Last weekend, we celebrated Juno’s fifth anniversary of her adoption and her sixth birthday. She’s all grown up now and I couldn’t be prouder.
Long time readers may think my problem dog is the cracker, but Juno didn’t come without her own set of issues. And we are not talking about her mastication addiction. In fact, allow me to illustrate with a few of Juno’s early photos of the first day of her adoption.
Does this look like a dog who’s happy to have found her home? Loki, who loves all dogs husky, was sitting on the left outside the frame of this shot with a huge smile on his face. He was so excited to have a Siberian for a sibling. Juno? Not so much happy to have him.
A home with a cracker dog who likes to play tug and all sorts of mind games, was not exactly what she had in mind for “happily Sibe after.” She was reticent and would watch in disdain as Loki and I played rousing games of tug with no interest in joining in. She wasn’t even interested in food.
Once I figured out her real motivations (to be queen and treated as such) it was nothing but a thing to bring her out of her shell and build a deep bond with her. Once she felt good in her own fur, I was able to build up her food drive and from there she was easy-peasy to teach. She went from sullen to smiling in a matter of months. This shot was when I first realized she was happy.
It wasn’t long before these two become pals either. Juno figured out Loki was all bark and no (real) bite. And she quite liked having him around. So much so, she’d cry when I took him to school without her!
And pretty soon, it was common to see them snuggling.
The more I reinforced Juno’s need for my attention, the more she wanted to interact and please me. She figured out very quickly that making me laugh made her feel good too! That’s just Sibe-smart! And if making me feel good happened to be one-upping Loki, that was extra benefits for her ego. Whatever Loki could do, she could do better. She watched him, learned, and improved on it. There isn’t a trick that Loki does that Juno can’t do as well, with her own pizzazz.
Mr. Wild Dingo had his own set of problems with Juno. For a long time, Juno wouldn’t even come in the house when he was home. Often, she would run into a corner just to get away from him! (Little did Juno realize that she wasn’t the first female to run away from him!) Sigh. Poor Juno. Mr. Wild Dingo was so distraught and at times frustrated, he didn’t know what to do. No amount of food won her over. Instead, he gave up many Saturday bike rides to go to school with her (though she already had been through school with me).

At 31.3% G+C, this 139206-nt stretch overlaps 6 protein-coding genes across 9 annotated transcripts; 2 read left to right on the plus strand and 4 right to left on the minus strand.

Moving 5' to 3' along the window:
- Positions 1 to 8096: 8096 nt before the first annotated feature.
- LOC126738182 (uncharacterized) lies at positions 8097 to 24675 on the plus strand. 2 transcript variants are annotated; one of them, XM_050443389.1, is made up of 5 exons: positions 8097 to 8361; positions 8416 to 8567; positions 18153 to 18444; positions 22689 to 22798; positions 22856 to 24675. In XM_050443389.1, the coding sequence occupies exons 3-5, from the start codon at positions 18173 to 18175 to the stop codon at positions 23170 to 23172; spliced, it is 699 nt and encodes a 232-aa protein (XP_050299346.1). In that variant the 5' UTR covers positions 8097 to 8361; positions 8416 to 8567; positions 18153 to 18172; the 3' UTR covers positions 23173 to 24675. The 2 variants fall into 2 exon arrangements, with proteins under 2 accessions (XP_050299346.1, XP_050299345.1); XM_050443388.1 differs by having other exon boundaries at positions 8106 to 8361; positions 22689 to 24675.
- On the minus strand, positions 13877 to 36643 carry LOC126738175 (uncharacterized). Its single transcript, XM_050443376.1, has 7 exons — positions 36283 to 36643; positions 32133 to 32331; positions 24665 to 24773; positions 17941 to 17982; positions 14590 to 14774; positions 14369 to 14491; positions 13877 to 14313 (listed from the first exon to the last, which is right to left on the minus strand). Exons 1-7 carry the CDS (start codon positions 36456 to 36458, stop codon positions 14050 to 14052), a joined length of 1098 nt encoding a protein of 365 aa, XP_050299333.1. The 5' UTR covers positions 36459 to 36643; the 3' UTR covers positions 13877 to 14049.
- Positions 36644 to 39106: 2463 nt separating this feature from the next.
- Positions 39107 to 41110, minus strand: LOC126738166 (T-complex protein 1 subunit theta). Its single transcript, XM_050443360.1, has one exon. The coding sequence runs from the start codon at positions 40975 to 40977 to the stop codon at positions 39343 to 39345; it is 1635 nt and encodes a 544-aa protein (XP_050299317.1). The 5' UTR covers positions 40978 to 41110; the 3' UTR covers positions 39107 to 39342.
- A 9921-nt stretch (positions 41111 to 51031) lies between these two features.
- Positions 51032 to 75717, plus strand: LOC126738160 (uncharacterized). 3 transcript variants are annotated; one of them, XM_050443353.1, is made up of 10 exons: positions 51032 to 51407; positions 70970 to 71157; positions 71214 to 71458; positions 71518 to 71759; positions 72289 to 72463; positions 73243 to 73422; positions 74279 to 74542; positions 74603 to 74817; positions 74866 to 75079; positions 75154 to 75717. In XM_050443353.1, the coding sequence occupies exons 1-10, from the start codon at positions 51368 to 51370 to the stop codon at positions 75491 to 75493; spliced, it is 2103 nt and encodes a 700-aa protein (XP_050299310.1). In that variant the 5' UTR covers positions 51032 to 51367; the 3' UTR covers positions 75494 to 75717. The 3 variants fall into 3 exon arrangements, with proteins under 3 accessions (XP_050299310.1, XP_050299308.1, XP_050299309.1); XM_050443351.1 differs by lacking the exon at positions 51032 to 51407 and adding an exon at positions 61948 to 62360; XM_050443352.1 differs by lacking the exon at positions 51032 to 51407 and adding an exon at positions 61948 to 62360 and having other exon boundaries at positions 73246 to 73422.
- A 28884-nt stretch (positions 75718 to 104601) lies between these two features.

That proved to be exactly the medicine this relationship needed. I’ll never forget the day the entire class applauded when she finally recalled straight to him instead of running to every fence corner and even outside the fenced field to get away from him!
And today, when we all hike together, Juno and Mr. Wild Dingo walk side by side as a team. If I ask the dogs to heel, she goes to his side and walks with him rather than to my side next to Loki. When Mr. Wild Dingo is around, he belongs to her.
At home, she continues to play those silly “run away” games from Mr. Wild Dingo. Sometimes he goes to her and laughs as he pets her. Other times, he may ignore her and go into his office. She’ll follow and stare until he acknowledges her. Then she turns around and runs to the nearest a corner where she can cower, groan, maybe even growl to show her displeasure. This only makes Mr. Wild Dingo laugh as he goes to her to pet and make over her. He knows what’s she’s doing. He knows it’s her way of asking for attention. And he knows he’s only reinforcing her to run away from him when he pets her like that. What can I say? Their relationship is complicated. Because when it counts, she always goes straight to him when he calls. She adores him. She just doesn’t want to admit it.
When we found out that Juno had severe hip dysplasia, it was quite a shock. We had no experience with it. And we soon found ourselves on a sharp learning curve of what would work and what won’t. We do a bit more than the average pet owner to manage her pain and yet keep her as active as possible. The more structured activity she gets, the better off she is. Between her structured exercises, physical therapy and holistic healthcare, it’s a lot of work, but worth every minute for the pleasure and the benefits she gets from it all.
For a dog with x-rays that defy a dog who should even be able to walk, she runs regularly and has climbed long long miles in the Alps!
The last few months Juno’s been an enormous inspiration to me. When I feel too sick and desperately want to pull the covers over my head to stay in bed, I take one look at her happy face begging for me to start the day and get outdoors. She faces some level of pain every day, some days more than others, but she never shows it. She’s always happy and always excited to go on active adventures. How could anyone say no to that? If she can be happy no matter how bad she feels, well, so can I. Loki may have saved us from a house fire, but Juno saves me from myself.
We all love this crazy, complicated, but enormously happy Siberian. No amount of her mastications could ever change that.
“Love never tasted so delicious,” Juno says as she ate her Anniversary Bone. She truly is the happiest dog I’ve ever known.
Happy Anniversary Juno! All three of us love you exactly as you are!